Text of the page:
Thanks for all the reactions.

Meanwhile I was trying a different strategy, namely finding any orientation-reversing $\mathbb{Z}_2$-action under which the quaternionic Hopf fibration would be equivariant (a necessary condition for a full $Pin(5)$-equivariance).

A trap to beware of here is that the complex Hopf fibration is equivariant with respect to complex conjugation, with the latter being orientation reversing on the codomain 2-sphere. This gives the generator $\widehat \eta \in \pi^{st}_{1,0}$ from Araki-Iriye 82, p. 24.

This fact might make one feel that the quaternionic Hopf fibration should also be equivariant under quaternionic conjugation, which acts orientation-reversing on the codomain 4-sphere and which would evade the quaternion-linearity assumption in Gluck-Warner-Ziller, Theorem 4.1. But it is not the case: The relevant formula that works for $\mathbb{C}$ relies on commutativity. Fixing the formula for the quaternions requires performing an extra reflection, which makes everything be oriented again.

Indeed, the only way the quaternionic Hopf fibration appears with non-trivial $\mathbb{Z}_2$-action in Araki-Iriye 82 is with orientation-preserving action (their Prop. 10.1).

This doesn’t prove that there is no orientation-reversing equivariance, unstably, but it makes me worry.

]]>From Table 5.1 of *Matrix Groups: An Introduction to Lie Group Theory* by Baker, for instance, $Cl_5 = M_4(\mathbb{C})$, so we should be looking for a (possibly squashed) 7-sphere that is preserved by $Pin(5) \subset M_4(\mathbb{C})$.

$Spin(3) = SU(2)$, and according to Wikipedia $Pin_{-}(3) = SU(2) \times C_2$, so that works.

Then it has $Pin_+(3)$ is isomorphic to $SO(3) \times C_4$.

[Didn’t update to see the editing above.]

]]>No, hang on. The Wikipedia page on the $Pin$ groups says that $Pin_+(3) = SO(3)\times C_4$ and $Pin_-(3) = SU(2)\times C_2$. So there’s a convention mismatch, I think, if we want the version of $Pin$ that contains $Spin$.

(Edited earlier incorrect comments, was tired and not quite paying attention)

]]>@David there’s issues with the number of connected components, if $Pin(4) \simeq Pin(3) \times Pin(3)$ (analogously to how $Spin(4) \simeq Spin(3)\times Spin(3)$. I thought this was the case, but I didn’t check the details, so I might be wrong. [**Edit** In fact this can’t be right, since by how $Pin(n)$ is defined it has two connected components.]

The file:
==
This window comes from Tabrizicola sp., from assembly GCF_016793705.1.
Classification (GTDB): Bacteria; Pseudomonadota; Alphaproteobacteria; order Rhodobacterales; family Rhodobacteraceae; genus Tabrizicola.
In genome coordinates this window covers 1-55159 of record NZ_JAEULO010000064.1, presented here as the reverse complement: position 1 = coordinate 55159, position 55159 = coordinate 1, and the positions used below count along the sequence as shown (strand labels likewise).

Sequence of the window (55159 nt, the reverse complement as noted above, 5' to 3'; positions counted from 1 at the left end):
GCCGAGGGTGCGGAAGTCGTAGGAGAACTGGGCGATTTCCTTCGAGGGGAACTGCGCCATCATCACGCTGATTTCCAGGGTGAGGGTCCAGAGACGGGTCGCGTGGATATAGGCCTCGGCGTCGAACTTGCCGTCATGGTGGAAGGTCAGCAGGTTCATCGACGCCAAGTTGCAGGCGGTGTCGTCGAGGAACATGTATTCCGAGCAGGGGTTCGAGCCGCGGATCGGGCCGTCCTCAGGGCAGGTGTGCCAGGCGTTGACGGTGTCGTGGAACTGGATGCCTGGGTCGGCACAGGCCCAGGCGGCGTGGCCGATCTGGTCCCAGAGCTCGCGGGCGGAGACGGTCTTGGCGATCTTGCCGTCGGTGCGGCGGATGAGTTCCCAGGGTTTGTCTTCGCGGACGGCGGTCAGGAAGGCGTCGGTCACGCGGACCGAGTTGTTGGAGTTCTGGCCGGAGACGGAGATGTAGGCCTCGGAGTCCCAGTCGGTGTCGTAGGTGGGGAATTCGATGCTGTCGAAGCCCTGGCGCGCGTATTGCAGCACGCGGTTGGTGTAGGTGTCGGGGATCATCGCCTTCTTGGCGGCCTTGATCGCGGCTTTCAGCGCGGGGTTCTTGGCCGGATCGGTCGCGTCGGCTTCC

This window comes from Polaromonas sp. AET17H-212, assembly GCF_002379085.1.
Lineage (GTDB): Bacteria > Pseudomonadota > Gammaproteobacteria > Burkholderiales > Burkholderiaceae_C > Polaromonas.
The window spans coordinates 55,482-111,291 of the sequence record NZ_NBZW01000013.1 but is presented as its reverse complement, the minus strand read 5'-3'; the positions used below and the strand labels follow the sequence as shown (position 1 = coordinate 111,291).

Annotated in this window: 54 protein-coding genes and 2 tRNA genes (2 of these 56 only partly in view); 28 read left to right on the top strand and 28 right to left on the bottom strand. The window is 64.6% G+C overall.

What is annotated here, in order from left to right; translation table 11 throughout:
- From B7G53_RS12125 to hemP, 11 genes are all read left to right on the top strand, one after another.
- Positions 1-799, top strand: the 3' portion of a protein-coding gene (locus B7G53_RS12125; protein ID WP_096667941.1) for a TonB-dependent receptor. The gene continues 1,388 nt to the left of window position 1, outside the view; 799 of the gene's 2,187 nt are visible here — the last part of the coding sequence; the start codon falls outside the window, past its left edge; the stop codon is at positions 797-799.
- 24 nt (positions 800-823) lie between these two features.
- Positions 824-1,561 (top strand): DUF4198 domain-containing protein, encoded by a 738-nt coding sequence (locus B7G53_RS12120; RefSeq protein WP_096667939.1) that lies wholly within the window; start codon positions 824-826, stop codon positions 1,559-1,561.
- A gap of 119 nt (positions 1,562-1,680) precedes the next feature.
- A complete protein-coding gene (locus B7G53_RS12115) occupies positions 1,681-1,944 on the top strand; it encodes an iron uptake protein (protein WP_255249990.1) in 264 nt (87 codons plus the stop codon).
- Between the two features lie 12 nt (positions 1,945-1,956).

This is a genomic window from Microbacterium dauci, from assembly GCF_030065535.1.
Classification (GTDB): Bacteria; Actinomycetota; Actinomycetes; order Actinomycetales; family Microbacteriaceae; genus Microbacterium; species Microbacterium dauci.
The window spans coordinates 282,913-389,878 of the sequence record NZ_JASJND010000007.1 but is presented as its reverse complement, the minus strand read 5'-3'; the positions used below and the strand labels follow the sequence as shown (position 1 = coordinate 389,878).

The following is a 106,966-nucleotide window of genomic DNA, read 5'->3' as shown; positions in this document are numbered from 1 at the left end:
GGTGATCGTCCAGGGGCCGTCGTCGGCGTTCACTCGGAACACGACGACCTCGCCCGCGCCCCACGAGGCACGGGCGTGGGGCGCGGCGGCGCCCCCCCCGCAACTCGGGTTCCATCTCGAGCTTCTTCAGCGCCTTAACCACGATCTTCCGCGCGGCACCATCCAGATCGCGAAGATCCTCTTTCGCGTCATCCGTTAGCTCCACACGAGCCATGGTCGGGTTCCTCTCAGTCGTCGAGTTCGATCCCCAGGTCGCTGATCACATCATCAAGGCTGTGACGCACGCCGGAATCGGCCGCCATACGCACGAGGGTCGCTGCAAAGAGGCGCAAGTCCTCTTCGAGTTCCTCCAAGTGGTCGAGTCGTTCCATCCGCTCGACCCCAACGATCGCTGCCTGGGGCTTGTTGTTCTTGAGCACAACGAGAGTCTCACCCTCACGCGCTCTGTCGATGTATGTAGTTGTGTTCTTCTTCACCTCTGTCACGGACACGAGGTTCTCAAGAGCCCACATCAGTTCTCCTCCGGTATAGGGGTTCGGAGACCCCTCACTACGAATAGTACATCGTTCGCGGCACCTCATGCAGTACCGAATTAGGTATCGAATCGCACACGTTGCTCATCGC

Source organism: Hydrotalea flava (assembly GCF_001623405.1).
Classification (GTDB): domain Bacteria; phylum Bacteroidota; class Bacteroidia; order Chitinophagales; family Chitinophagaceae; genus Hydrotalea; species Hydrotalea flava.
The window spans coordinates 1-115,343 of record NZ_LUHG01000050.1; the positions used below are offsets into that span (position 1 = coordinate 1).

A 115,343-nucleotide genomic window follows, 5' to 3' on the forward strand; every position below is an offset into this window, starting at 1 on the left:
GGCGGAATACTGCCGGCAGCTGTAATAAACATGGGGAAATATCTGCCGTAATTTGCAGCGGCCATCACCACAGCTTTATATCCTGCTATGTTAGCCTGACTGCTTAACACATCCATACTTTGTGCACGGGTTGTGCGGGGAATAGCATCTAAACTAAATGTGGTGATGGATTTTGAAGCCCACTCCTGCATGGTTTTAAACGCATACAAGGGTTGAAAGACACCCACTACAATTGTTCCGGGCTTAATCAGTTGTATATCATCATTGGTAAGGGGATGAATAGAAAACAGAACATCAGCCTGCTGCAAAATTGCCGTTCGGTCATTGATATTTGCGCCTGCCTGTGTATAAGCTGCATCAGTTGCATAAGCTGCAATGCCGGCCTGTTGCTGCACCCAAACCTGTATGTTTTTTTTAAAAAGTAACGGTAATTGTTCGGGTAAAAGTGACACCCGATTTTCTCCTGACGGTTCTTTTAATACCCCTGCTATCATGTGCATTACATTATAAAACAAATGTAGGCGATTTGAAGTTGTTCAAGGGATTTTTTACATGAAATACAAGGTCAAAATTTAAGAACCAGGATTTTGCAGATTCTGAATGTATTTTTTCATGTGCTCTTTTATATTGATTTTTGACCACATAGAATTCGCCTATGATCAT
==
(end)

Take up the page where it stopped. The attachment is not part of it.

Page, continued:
@Urs the definition of Pin(5) naturally involves some complex vector space underlying the Clifford algebra, IIRC, so my idea was to look at this using that representation.

]]>Added link to free copy of *The geometry of the Hopf fibrations* on Ziller’s ResearchGate page.

What happens to the coset space as you replace Spin by Pin in $Spin(5)/Spin(3) \simeq S^7$? The 3- and 4-spheres still work (is that for any version of Pin?).

]]>Does the $Spin(5)$-equivariance of the quaternionic Hopf fibration lift to $Pin(5)$-equivariance?

(say for $Pin \coloneqq Pin^+$)

Theorem 4.1 in Gluck-Warner-Ziller says “No.” if the action on the ambient $\mathbb{R}^8 = \mathbb{H}^2$ is quaternionic linear. But may we drop this assumption?

]]>added this in the list of references:

Noteworthy fiber products with the quaternionic Hopf fibration, notably exotic 7-spheres, are discussed in

- Llohann D. Sperança,
*Explicit Constructions over the Exotic 8-sphere*(pdf)

added pointer to

- Herman Gluck, Frank Warner, Wolfgang Ziller,
*The geometry of the Hopf fibrations*, L’Enseignement Mathématique, t.32 (1986), p. 173-198

which in its Prop. 4.1 explicitly states and proves the $Spin(5)$-equivariance of the quaternionic Hopf fibration

(but fails to mention the coset representation that makes this manifest)

]]>added pointer to Table 1 in

- Machiko Hatsuda, Shinya Tomizawa,
*Coset for Hopf fibration and Squashing*, Class.Quant.Grav.26:225007, 2009 (arXiv:0906.1025)

for the coset presentation

$\array{ S^3 &\overset{fib(h_{\mathbb{H}})}{\longrightarrow}& S^{7} &\overset{h_{\mathbb{H}}}{\longrightarrow}& S^4 \\ = && = && = \\ \frac{Spin(4)}{Spin(3)} &\longrightarrow& \frac{Spin(5)}{Spin(3)} &\longrightarrow& \frac{Spin(5)}{Spin(4)} }$ ]]>added the remark

Of the resulting action of Sp(2)$\times$Sp(1) on the 7-sphere (from this Prop.), only the quotient group Sp(n).Sp(1) acts effectively.

]]>added the following fact, which I didn’t find so easy to see:

Consider

the Spin(5)-action on the 4-sphere $S^4$ which is induced by the defining action on $\mathbb{R}^5$ under the identification $S^4 \simeq S(\mathbb{R}^5)$;

the Spin(5)-action on the 7-sphere $S^7$ which is induced under the exceptional isomorphism $Spin(5) \simeq Sp(2) = U(2,\mathbb{H})$ by the canonical left action of $U(2,\mathbb{H})$ on $\mathbb{H}^2$ via $S^7 \simeq S(\mathbb{H}^2)$.

Then the complex Hopf fibration $S^7 \overset{h_{\mathbb{H}}}{\longrightarrow} S^4$ is equivariant with respect to these actions.

This is almost explicit in Porteous 95, p. 263

]]>I have created an entry on the *quaternionic Hopf fibration* and then I have tried to spell out the argument, suggested to me by Charles Rezk on MO, that in $G$-equivariant stable homotopy theory it represents a non-torsion element in

for $G$ a finite and non-cyclic subgroup of $SO(3)$, and $SO(3)$ acting on the quaternionic Hopf fibration via automorphisms of the quaternions.

I have tried to make a rigorous and self-contained argument here by appeal to Greenlees-May decomposition and to tom Dieck splitting. But check.

]]>